Supporting innovation should be the driving force behind the EU response to the emerging field of financial technology, European lawmakers said in a draft resolution adopted yesterday (25 April).
The European Parliament’s Economic and Monetary Affairs Committee adopted its report on FinTech: the influence of technology on the future of the financial sector, on Tuesday (25 April).
The plenary vote is expected at the end of May.
The message is crystal clear, “It is too early to regulate”, said Cora van Nieuwenhuizen, a Dutch MEP from the liberal ALDE group in the European Parliament, who authored the report. She was speaking hours before the vote at an event hosted by the Association of Chartered Certified Accountants and EY, a consultancy firm.
The Dutch MEP referred specifically to blockchain, one of the most promising innovations in the realm of FinTech.
Blockchain is a public distributed ledger which is seen as a promising innovation that could eliminate the need for a third party in any transaction. But so far its application has been limited to power Bitcoin, the popular virtual currency.
According to van Nieuwenhuizen, the EU should adopt the opposite approach and spur innovation.
When it comes to blockchain, the lawmaker pointed out that the bloc lacks the right “starting position”, given that the big European banks faced legacy issues as they struggle to adapt to new technology.
Money for talent
Besides, Europe does not have “the best legislation” to support this new ecosystem. And it is finding it difficult to fill the skill gap and to attract talent with generous remuneration, she added.
“If we are not at the table, we will be on the menu” in the global race, van Nieuwenhuizen warned.
In order to avoid stiff rules which punish startups and companies disrupting the financial sector, Parliament’s draft report stressed that the legislation and supervision for FinTech should be risk-based and proportional.
MEPs stressed that the EU rules should also be frequently revised in accordance with the “innovation principle”, in order to prevent regulations from hampering the emergence of this new sector.
The European Commission shares the legislators’ view, in particular when it comes to blockchain.
Tobias Mackie, the executive’s blockchain expert and a member of the Commission’s FinTech task force, pointed out that it is “too early to contemplate regulatory solutions”.
He said that the best thing the EU can do at this stage is to look at the potential applications for blockchain.
Mackie stated that the European Commission’s primary focus is on the opportunities that distributed ledgers could bring, and reflect on what Europe could do to be more “open” and “competitive” in this cutting-edge field.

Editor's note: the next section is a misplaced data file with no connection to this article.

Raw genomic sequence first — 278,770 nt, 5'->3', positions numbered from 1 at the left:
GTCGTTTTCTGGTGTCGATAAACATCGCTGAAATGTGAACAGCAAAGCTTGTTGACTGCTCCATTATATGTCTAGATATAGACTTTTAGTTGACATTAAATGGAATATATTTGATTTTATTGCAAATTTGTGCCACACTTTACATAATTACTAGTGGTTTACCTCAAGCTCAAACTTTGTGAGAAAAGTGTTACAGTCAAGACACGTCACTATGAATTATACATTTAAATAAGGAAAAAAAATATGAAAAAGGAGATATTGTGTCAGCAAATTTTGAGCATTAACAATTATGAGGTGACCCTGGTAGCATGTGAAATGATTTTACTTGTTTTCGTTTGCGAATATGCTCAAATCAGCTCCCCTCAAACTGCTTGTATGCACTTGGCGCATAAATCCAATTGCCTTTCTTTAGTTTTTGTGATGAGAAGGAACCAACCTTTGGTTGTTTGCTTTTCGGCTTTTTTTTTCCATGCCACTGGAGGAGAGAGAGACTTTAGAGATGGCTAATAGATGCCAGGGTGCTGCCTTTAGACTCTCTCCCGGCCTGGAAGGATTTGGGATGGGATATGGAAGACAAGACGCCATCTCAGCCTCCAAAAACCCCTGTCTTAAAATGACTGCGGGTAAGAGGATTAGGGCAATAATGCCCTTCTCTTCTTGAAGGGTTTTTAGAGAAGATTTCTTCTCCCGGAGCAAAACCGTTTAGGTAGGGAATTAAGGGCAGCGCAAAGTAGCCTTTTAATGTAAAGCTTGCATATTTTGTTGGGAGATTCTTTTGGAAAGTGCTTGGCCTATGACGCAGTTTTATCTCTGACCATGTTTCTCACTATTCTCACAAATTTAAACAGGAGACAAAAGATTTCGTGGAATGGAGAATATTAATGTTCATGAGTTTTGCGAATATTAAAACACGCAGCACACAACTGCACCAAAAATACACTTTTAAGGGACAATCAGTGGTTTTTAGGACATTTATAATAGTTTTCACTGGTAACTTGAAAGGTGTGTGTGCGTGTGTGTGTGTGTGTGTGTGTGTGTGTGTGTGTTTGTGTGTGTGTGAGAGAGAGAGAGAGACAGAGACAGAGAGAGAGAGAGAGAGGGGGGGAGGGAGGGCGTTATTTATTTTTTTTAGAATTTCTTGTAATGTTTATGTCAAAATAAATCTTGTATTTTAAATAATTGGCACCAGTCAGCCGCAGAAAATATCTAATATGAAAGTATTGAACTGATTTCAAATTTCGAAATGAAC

Privacy breaches and financial instability are part of the risks brought by this unregulated fast evolving field. However, the European Commission and the Parliament kept a positive tone in relation to FinTech.
The MEPs noted that financial technology could bring “considerable benefits”, including “faster, cheaper, more transparent and better financial services for consumers and businesses, and open up many new business opportunities for European entrepreneurs”.
FinTech could also increase access to capital, and help address regulatory and compliance requirements “more effectively”.
This positive view represents a stark contrast with the legislature’s gloomy view on the impact of robotics and artificial intelligence.
But MEPs also expressed some concerns about the “increased use of unpermissioned blockchain applications, in particular, Bitcoin, for criminal activities, tax evasion, tax avoidance, and money laundering”.
The only concrete proposal is a call to the Commission to organise an annual multi-stakeholder conference to address the use of blockchain for illegal activities.
While the executive and legislators agree it is not the right time to come up with new laws, they backed innovative solutions to be prepared to regulate the “complex” FinTech services.
They supported “controlled experimentation”, or the so-called ‘sandboxes’, as this approach and the dialogue with FinTech innovators “can help supervisors and regulators to develop technological expertise”.
Mackie told euractiv.com that the Commission is discussing how to make the best use of these solutions, including cross-border sandboxes.
However, he said that this approach sparked some “controversy”, as there is a “genuine misunderstand” among some member states about what it means.
Sandboxes for FinTech have been embraced by financial hubs like the UK and Singapore. But some EU governments believe it brings a waiver for incumbents and new financial players.
Farid Aliyev, Senior Financial Services Officer at BEUC, the European Consumer Organisation, said: “The European Parliament is rightfully calling for the regulation of fintechs at EU level. Fintechs are digital services that can more easily operate across borders, which is why we need a European rulebook. While most Fintech providers are already covered by EU legislation, some are not.
“Services like peer-to-peer lending and crowdfunding are opening up a wealth of opportunities and benefits for consumers. But it’s important that consumers are protected when something goes wrong", he added.
While technological innovation in finance is not new, investment in technology and the pace of innovation have increased significantly in recent years. Among other things, technological innovation is driving social networks, artificial intelligence, machine learning, mobile applications, distributed ledger technology (DLT) cloud computing and big data analytics.
FinTech should be able to offer solutions to increase cost efficiencies, address users' complex needs and generate value for the economy. But in order to deliver, appropriate policies on important issues, such as access to technology, data standardisation and security, personal data protection and data management, need to be put in place.